HSAs: The medical IRA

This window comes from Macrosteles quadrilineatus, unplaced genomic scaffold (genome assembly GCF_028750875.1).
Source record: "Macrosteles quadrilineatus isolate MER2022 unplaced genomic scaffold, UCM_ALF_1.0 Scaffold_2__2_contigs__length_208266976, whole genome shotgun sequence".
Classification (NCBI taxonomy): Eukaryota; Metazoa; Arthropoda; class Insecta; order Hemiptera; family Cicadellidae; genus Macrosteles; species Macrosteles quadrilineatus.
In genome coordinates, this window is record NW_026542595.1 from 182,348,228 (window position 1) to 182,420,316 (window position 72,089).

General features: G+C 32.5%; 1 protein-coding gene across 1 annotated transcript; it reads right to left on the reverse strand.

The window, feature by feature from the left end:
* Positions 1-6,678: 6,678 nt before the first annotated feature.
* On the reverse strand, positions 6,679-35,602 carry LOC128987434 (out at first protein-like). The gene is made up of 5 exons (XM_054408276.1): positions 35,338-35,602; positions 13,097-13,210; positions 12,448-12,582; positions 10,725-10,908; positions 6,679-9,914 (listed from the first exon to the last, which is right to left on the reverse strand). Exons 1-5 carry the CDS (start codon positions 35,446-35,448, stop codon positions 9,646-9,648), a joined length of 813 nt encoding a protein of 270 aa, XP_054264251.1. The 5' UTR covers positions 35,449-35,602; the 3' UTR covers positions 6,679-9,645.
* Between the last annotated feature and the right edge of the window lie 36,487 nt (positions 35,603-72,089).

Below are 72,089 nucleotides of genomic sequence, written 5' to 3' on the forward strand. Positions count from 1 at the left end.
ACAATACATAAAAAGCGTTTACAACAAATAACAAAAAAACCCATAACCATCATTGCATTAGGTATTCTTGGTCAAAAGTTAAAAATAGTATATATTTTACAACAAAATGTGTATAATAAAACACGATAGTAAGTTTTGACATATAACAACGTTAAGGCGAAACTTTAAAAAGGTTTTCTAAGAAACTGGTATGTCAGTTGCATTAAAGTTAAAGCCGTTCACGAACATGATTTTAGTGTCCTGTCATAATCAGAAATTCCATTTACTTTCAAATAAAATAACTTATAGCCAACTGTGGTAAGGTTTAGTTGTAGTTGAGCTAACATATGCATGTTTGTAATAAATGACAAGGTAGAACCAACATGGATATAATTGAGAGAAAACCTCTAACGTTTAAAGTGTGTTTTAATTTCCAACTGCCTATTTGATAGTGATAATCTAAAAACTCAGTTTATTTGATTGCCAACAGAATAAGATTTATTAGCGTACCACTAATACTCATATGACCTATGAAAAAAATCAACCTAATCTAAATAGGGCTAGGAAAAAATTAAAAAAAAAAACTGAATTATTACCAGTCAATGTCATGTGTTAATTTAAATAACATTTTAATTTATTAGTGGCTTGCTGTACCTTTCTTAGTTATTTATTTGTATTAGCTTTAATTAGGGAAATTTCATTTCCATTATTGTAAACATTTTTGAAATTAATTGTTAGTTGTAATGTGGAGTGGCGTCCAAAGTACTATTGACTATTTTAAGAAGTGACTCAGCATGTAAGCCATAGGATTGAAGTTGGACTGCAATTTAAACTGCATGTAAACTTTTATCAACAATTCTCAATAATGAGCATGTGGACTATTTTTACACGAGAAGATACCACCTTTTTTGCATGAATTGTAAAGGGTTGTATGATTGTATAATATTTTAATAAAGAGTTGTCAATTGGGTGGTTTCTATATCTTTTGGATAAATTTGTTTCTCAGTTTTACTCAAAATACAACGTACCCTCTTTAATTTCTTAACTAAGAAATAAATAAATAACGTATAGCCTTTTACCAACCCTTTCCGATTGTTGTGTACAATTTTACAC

first_imgWhen I travel around the country and speak with organizations about health savings accounts (HSAs), there is a fairly clear divide between those that see the longer-term value and those that see HSAs simply as a spending account with little value to consumers and no opportunity to cross-sell. It is the latter viewpoint that requires a respectful challenge.Let’s start with some basic assumptions.Not everyone is eligible for an HSA. When someone critiques an HSA, one of the first arguments is that it does not work for everyone. It is true that those who are receiving medical assistance or other forms of subsidized care will not likely benefit from an HSA, as they do not have money to set aside for medical expenses. But if someone is HSA-eligible and pays any level of federal income tax, that person is a strong candidate to benefit from using an HSA as a long-term savings tool.Individuals automatically get an HSA when their employer offers a qualifying high deductible health plan (HDHP). Unfortunately, recent surveys show that is not true. The surveys reflect that roughly 50 percent of employers (most of which have 200 or more employees) offer a paired HSA with the HDHP. Further, the data reflects that for those employers that do offer the HSA through payroll deduction, only half of the employees take advantage of it. This means that for employees who purchase an HDHP through their employer, only one out of four actually contribute. That leaves 75 percent of employees in this category plus those who purchase individual plans on the exchanges to understand HSA benefits on their own—and then find a financial organization that offers HSAs. continue reading » 6SHARESShareShareSharePrintMailGooglePinterestDiggRedditStumbleuponDeliciousBufferTumblrlast_img

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